The Food and Drug Administration aims to take trans fat out of foods.
(Photo: Seth Perlman, AP)
The Food and Drug Administration's plan announced Thursday to take artificial trans fats entirely out of the food supply is pushing the industry to reformulate the remaining products that still have them.
Pie makers looking to Thanksgiving dinner needn't fret, however. The FDA plan won't affect Crisco, crucial to flaky crusts, because the vegetable shortening maker removed trans fat from its product several years ago.
Many companies began to take trans fat-containing ingredients out of their products over 10 years ago, when health concerns about them surfaced and when cities, including New York and San Francisco, banned their use in restaurants. An FDA rule requiring they be listed on nutrition labels in 2006 further spurred food manufacturers to remove them.
In a statement, the Grocery Manufacturers of America said since that 2005 food manufacturers have already lowered trans fats in products by more than 73%. Today, the FDA says, 12% of all packaged foods contain a partially hydrogenated oil, the formal name for trans fats.
Numerous studies have shown that consumption of trans fats can have "lots of adverse health events, including raising bad cholesterol and lowering good cholesterol," said Penny Kris-Etherton, a professor of nutrition at Penn State University in University Park, Pa.
"There really is no safe level of consumption of trans fat," FDA commissioner Margaret Hamburg said.
The Centers for Disease Control and Prevention estimates that 5,000 Americans a year die of heart disease because artificial trans fat is in the food supply "and another 15,000 will get heart disease," said Thomas Frieden, CDC director.
These fats "increase the shelf life of foods but decrease the shelf life of humans," said Dean Ornish, a professor of medicine at the University of California-San Francisco.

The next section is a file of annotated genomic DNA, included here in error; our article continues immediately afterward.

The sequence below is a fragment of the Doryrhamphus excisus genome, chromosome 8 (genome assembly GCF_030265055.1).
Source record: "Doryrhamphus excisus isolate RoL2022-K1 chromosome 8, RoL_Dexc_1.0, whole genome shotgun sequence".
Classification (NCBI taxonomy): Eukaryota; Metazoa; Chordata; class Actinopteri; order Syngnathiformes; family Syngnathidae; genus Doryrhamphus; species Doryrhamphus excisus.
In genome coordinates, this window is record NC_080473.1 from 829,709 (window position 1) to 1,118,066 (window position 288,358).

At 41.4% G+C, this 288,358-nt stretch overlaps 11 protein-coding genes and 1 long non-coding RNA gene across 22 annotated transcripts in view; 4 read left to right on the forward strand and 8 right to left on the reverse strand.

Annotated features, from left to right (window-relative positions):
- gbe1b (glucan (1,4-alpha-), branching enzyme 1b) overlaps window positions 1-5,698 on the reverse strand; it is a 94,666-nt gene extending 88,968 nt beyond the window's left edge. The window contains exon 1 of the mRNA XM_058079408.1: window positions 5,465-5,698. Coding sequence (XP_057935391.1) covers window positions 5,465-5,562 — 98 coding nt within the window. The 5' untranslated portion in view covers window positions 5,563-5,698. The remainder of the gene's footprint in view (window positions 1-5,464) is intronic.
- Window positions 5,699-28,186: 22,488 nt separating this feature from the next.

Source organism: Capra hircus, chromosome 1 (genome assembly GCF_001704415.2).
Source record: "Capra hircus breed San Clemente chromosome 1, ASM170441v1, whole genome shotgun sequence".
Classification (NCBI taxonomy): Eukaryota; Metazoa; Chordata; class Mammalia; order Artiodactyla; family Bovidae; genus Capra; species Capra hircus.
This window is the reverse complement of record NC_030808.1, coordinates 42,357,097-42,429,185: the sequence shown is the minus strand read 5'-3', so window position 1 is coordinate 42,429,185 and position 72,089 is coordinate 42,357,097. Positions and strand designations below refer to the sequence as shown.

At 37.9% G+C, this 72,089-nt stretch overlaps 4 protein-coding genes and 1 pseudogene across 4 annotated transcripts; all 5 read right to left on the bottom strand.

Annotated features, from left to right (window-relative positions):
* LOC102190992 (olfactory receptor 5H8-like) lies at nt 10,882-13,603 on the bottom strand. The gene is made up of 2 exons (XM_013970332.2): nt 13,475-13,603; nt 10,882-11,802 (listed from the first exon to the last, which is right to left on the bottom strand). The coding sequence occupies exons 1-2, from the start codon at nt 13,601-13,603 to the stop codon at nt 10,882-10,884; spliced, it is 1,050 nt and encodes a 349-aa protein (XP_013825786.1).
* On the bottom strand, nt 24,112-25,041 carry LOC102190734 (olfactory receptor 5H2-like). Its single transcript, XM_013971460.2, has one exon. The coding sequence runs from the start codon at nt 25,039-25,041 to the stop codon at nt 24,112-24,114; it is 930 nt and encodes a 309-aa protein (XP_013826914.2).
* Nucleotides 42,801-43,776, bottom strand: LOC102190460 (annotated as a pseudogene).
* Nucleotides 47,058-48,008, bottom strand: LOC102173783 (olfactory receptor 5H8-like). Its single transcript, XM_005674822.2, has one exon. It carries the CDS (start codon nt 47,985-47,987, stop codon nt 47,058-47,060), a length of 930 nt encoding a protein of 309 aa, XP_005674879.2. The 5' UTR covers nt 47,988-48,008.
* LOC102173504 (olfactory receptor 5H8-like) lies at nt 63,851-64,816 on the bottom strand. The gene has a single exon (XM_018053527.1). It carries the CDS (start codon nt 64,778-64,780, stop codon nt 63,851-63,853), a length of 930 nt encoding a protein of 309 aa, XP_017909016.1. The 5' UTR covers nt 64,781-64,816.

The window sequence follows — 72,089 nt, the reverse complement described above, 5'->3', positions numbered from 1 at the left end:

Companies are pushing to find substitutes. But it's not easy, says Janet Collins, a food chemist who is president of the Institute of Food Technologists in Chicago. Collins outlined the most difficult cases:
• Coffee creamer: Fresh cream quickly goes rancid and vegetable oil would do the same if it weren't hydrogenated.
• Canned frosting: Butter-based frostings melt and turn into "puddles of goo." Hydrogenated oils stay solid and keep frosting smooth at room temperature.
• Stick and tub margarine: Turning vegetable oil into a spreadable solid requires a chemical change. New techniques have been developed, but they cost more.
• Baked goods: Solid fats such as butter, lard or shortening make cakes and cookies tender and allow them to brown. Creating solid fat from vegetable oil without hydrogenation is possible, but more expensive.
• Microwave popcorn: Hydrogenated vegetable oils are shelf-stable for longer and can be formulated to melt at exactly the temperatures when the kernels pop.
• Frying oils: Oils for industrial use need to stand up against multiple uses over the course of a day. Hydrogenation helps the oil stay stable and keeps it from going rancid. Soybean growers are working on soy oils that will do this naturally.
• Candies: Many chewy candies require fat to keep them moist and to protect the sugar in them from crystallizing.
The switch can cost more but is possible, says Michael Jacobson, executive director of the Washington-based Center for Science in the Public Interest. "In every food category we've examined in which some brands have trans fat, we've found comparable foods without trans fat."
Americans are divided over whether the government should be involved in food choices.
The nationwide survey by the Pew Research Center last week found 44% in favor of prohibiting restaurants from using trans fats in foods, while 52% opposed the idea.